Reasons for emphasizing the growth and development of personnel include: creating a pool of readily available and adequate replacements for personnel who may leave or move up in the organization, enhancing the company's ability to adopt and use advances in technology because of a sufficiently knowledgeable staff, building a more efficient, effective and highly motivated team, which enhances the company's competitive position and improves employee morale and ensuring adequate human resources for expansion into new programs. Research has shown specific benefits that a small business receives from training and developing its workers, including: increased productivity, along with reduced employee turnover, increased efficiency resulting in financial gains and decreased need for supervision. Employees frequently develop a greater sense of self-worth, dignity and well-being as they become more valuable to the firm and to society (Roberts, Seldon and Roberts, n.d.).

Pay is often not the essential issue that attracts and retains employees. Pay is still important, but so are other issues. People hardly ever leave a job for money alone. Alternately they leave for career advancement, technical or career challenge, communication reasons like lack of appreciation by company and failure to have an impact at the company or job security. Administering pay entails two main issues: controlling costs and leveraging pay. This is done by instituting a responsive compensation and benefits system that follow costs, helps make sure pay equity, is understood by employees, and keeps in touch with employee desires and what's fashionable in the market (Compensation and Benefits, n.d.)

Managing pay equity is managing employee perception. To do this, one needs an agile system. It is essential to avoid the tendency to define jobs so narrowly that each employee in the company has a unique job. Fewer jobs are better than more. If there are too many jobs it can cause the compensation system to be awkward and difficult to carry out. Managing inner equity is more important than outside equity. An employee is more likely to be familiar with the salary of the person in the office next to them, than the salary of a person at another company. Those employees who execute their jobs better should receive larger salary increases than those who do not. There are many good illustrations of merit pay systems in the marketplace ranging from structured to informal. Variable pay systems are growing in popularity and can offer an excellent connection between pays and job performance. The amount of communication that is appropriate will vary from company to company. Most companies don't often do a good job in communicating about how the pay structure works. Managers normally have the responsibility to communicate with their employees in regards to their pay. Managers are often reluctant to say too much for fear that they will have to justify some perceived pay inequity every organization has some pay inequities - it's inevitable (Compensation and Benefits, n.d.)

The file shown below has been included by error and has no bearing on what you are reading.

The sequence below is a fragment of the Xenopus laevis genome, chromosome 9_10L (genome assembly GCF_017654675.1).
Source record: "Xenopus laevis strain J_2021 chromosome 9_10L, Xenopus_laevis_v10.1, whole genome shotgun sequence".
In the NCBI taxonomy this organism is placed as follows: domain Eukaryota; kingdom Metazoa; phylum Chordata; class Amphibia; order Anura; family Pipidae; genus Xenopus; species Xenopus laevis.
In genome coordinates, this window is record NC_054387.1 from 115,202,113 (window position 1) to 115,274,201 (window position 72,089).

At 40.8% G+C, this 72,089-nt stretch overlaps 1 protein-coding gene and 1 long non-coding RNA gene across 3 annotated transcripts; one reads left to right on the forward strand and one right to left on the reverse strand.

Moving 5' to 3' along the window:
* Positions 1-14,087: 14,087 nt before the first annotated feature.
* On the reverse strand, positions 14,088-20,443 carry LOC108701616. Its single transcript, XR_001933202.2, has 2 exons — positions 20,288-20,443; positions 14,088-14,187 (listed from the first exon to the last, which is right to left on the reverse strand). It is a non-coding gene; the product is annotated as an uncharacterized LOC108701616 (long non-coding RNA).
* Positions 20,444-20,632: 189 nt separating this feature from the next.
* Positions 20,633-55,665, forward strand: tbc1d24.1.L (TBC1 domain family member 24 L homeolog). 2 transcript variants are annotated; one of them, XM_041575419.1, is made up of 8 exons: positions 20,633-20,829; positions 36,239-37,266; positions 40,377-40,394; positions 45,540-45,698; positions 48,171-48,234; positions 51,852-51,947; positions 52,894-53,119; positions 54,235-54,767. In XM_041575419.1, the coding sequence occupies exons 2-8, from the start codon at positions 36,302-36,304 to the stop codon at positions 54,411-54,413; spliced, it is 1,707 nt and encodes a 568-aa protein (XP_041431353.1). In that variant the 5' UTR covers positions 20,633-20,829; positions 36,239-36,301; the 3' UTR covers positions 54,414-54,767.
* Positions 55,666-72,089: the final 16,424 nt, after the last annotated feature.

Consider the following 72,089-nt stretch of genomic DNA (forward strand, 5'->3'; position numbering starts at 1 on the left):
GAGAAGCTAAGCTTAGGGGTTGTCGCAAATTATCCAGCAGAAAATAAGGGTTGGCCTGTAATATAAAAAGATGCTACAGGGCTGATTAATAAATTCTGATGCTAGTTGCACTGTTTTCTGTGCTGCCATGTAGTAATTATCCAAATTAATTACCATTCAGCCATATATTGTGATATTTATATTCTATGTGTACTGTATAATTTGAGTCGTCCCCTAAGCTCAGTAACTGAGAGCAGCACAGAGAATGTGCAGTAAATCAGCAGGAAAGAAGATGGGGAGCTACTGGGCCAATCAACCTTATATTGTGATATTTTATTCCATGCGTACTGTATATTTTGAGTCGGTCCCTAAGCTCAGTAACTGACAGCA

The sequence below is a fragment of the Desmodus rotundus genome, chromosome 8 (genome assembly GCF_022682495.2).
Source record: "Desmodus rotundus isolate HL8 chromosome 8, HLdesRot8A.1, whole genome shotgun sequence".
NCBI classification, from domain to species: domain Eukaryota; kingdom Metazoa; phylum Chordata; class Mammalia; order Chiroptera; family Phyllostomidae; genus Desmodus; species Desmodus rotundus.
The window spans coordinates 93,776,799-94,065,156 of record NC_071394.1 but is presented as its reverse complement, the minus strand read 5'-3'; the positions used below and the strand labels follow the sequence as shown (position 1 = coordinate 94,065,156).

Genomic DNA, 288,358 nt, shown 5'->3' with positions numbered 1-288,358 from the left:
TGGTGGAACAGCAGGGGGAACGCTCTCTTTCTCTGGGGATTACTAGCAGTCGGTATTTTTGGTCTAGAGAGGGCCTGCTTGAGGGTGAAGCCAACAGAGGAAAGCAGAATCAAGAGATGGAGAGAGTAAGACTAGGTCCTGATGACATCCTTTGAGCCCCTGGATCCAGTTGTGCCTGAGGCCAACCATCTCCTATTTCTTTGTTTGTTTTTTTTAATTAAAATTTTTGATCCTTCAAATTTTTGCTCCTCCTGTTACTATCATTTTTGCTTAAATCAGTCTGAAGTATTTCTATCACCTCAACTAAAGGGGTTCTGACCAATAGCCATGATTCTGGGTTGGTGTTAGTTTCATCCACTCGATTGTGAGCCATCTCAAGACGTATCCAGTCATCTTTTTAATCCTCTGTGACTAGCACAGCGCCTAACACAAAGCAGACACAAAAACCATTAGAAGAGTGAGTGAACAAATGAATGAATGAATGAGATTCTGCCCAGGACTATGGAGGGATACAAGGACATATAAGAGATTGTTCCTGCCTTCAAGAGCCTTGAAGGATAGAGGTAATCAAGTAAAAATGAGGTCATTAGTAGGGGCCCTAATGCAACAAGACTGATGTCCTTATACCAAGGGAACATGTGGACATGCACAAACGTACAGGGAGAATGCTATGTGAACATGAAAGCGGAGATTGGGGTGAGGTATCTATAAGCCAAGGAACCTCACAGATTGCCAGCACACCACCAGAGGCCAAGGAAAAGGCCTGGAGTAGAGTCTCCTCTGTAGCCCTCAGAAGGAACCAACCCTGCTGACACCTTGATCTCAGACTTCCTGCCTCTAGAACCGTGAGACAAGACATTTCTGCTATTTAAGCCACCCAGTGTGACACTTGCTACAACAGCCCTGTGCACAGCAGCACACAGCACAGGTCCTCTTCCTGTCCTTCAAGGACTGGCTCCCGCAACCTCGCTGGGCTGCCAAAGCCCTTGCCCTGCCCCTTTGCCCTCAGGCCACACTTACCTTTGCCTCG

Employers are responsible for providing a safe and healthful workplace for their employees. The Occupational Safety and Health Administration (OSHA), an agency of the U.S. Department of Labor, has the responsibility of assuring the safety and health of America's workers by setting and enforcing standards; providing training, outreach and education; establishing partnerships; and encouraging continual improvement in workplace safety and health (Employee Health and Safety, 2009).

Tackling safety and health issues in the workplace works to save the employer money and add value to the business. Recent estimates have put the business costs associated with occupational injuries close to $170 billion in costs that come straight out of company profits. When workers stay whole and healthy, the direct cost-savings to businesses include: lower workers' compensation insurance costs, reduced medical expenditures, smaller expenditures for return-to-work programs, fewer faulty products, lower costs for job accommodations for injured workers and less money spent for overtime benefits (Employee Health and Safety, 2009).

Safety and health also make big declines in indirect costs because of increased output, higher quality products, increased morale, better labor associations, reduced turnover and better use of human resources. Employees and their families gain from safety and health because: their incomes are sheltered, their family lives are not disadvantaged by injury and they have less pressure. Protecting people while on the job is in everyone's best interest. Safety and health add value to companies and workplaces. Nobody wants accidents to happen in their business so regardless of the size of the business; there should be a plan in place to prevent workplace accidents and possible injuries and illnesses (Employee Health and Safety, 2009).

Employee Relations connect the body of work concerned with upholding employer-employee relationships that add to acceptable productivity, enthusiasm, and morale. Basically, employee associations are concerned with averting and… [END OF PREVIEW]